indicate.
    Another important example is prime ``jumbo'' loans, or loans 
extended to borrowers with low-risk mortgage pricing characteristics, 
but in amounts that exceed the threshold for loans eligible for 
purchase by Freddie Mac or Fannie Mae. The PMMS collects pricing data 
only on loans eligible for purchase by one of these entities 
(``conforming loans''). Prime jumbo loans have always had somewhat 
higher rates than prime conforming loans, but the spread has widened 
significantly and become much more volatile since August 2007. If this 
spread remains wider and more volatile when this proposal takes effect 
in final form, the rule would cover a significant share of transactions 
that would be prime jumbo loans. While covering prime jumbo loans is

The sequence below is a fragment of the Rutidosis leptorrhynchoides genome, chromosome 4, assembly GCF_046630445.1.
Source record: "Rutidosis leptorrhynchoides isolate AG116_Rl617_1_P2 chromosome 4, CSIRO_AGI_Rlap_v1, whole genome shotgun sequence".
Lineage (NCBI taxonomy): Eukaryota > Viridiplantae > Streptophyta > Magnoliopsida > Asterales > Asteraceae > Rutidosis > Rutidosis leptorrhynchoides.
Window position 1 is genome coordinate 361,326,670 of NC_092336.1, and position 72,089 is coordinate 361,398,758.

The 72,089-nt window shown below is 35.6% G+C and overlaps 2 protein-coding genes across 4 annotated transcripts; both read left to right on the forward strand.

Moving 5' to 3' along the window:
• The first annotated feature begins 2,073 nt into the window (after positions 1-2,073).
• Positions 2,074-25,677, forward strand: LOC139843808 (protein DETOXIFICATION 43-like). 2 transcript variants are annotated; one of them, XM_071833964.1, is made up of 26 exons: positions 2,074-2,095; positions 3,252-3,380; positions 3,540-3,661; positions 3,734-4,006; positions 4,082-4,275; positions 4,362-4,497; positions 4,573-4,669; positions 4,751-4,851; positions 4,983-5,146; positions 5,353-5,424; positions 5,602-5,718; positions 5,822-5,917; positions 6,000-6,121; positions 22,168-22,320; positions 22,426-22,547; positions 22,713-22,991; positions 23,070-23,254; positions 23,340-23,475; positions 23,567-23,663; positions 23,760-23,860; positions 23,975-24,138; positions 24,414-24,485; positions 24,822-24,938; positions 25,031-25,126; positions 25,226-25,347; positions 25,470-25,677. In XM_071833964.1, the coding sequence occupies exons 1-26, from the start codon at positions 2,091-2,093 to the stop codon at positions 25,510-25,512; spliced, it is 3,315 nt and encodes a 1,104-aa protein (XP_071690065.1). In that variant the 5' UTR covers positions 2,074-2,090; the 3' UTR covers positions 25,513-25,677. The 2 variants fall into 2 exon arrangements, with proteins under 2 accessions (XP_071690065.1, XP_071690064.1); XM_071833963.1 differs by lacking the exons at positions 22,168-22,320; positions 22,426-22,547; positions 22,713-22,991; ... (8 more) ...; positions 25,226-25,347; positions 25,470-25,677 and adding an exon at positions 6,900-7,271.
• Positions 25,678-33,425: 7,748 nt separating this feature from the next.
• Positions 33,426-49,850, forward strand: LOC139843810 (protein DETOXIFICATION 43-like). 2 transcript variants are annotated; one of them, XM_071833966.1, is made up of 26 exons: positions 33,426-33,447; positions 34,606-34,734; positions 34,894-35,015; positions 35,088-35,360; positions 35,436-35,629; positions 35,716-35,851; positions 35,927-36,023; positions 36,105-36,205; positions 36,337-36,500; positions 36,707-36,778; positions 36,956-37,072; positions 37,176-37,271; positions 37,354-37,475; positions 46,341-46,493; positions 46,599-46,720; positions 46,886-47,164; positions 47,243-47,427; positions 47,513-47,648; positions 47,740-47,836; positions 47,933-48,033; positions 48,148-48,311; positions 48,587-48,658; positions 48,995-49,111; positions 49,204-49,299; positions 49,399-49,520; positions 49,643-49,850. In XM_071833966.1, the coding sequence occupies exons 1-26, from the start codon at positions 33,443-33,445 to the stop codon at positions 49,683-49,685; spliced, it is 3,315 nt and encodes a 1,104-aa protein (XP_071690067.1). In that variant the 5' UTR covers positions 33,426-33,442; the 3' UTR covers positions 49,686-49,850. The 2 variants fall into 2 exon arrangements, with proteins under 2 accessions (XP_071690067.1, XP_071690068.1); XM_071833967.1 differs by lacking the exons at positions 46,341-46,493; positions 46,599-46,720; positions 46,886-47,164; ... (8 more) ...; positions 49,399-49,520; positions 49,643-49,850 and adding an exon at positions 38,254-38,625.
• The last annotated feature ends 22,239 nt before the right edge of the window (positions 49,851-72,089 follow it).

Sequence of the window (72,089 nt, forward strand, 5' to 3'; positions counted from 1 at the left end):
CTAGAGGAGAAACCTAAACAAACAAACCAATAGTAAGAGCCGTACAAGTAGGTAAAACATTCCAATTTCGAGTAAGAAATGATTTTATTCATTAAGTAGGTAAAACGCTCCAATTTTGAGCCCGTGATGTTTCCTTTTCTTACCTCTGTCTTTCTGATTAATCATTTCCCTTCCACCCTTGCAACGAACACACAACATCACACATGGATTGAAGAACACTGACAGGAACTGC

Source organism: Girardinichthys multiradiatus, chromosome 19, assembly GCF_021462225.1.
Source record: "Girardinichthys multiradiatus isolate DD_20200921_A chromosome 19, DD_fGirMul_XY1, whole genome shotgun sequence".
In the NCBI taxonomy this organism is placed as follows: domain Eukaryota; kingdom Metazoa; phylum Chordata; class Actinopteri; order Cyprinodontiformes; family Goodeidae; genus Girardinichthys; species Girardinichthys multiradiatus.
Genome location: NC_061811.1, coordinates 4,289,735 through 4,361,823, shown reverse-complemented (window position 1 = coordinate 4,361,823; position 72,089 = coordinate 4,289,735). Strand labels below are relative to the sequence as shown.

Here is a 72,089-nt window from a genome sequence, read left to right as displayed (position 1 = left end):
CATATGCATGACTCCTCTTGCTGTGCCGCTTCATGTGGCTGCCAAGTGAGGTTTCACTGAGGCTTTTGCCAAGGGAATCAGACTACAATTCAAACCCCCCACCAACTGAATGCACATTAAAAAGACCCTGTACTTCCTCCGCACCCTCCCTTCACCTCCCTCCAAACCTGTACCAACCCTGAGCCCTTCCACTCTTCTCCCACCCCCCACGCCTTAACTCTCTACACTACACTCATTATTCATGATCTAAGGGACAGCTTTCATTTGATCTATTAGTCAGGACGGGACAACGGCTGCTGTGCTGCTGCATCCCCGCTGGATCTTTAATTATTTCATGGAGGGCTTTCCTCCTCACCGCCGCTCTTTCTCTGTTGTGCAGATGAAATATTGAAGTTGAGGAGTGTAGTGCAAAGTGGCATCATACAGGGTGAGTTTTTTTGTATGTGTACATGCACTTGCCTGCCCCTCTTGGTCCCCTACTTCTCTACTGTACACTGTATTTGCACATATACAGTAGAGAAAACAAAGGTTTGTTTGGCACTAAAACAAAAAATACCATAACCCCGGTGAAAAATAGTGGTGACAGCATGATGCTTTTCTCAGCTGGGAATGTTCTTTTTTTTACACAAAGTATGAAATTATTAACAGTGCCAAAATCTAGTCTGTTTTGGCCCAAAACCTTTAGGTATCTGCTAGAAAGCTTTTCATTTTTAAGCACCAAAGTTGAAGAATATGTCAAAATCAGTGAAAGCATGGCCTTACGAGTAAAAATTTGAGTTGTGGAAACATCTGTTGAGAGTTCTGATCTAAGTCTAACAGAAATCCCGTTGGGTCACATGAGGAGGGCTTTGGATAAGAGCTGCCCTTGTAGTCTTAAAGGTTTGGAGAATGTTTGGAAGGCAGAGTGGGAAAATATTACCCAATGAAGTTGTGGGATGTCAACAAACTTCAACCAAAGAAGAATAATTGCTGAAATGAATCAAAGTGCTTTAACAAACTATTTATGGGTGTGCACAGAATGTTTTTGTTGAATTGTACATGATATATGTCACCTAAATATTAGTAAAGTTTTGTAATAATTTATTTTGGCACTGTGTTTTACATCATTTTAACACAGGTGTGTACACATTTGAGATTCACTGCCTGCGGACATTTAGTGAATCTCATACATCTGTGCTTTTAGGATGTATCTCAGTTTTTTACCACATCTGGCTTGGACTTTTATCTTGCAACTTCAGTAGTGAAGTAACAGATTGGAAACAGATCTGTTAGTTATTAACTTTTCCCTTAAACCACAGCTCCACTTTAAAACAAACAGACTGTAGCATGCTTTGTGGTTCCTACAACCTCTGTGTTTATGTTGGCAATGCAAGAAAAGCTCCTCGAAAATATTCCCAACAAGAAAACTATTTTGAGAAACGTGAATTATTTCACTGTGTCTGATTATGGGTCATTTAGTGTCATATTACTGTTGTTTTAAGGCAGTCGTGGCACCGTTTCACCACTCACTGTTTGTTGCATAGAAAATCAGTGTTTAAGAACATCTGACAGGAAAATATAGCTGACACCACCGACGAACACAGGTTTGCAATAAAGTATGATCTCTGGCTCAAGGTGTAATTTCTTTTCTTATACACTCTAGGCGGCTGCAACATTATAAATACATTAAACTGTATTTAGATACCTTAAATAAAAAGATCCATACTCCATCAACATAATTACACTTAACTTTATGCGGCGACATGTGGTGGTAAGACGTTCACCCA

not the Board's objective, the Board does not believe that it should 
set the threshold at a higher level to avoid what may be only temporary 
coverage of these loans relative to the long time horizon for this 
rule.
    Credit risk and liquidity risk can vary by many factors, including 
geography, property type, and type of loan. This may suggest to some 
that different thresholds should be applied to different classes of 
transactions. This approach would make the regulation inordinately 
complicated and subject it to frequent revision, which would not be in 
the interest of creditors, investors, or consumers. Although the 
simpler approach the Board is proposing--just two thresholds, one for 
first-lien loans and another for subordinate-lien loans--has its 
disadvantages, the Board believes they would be outweighed by its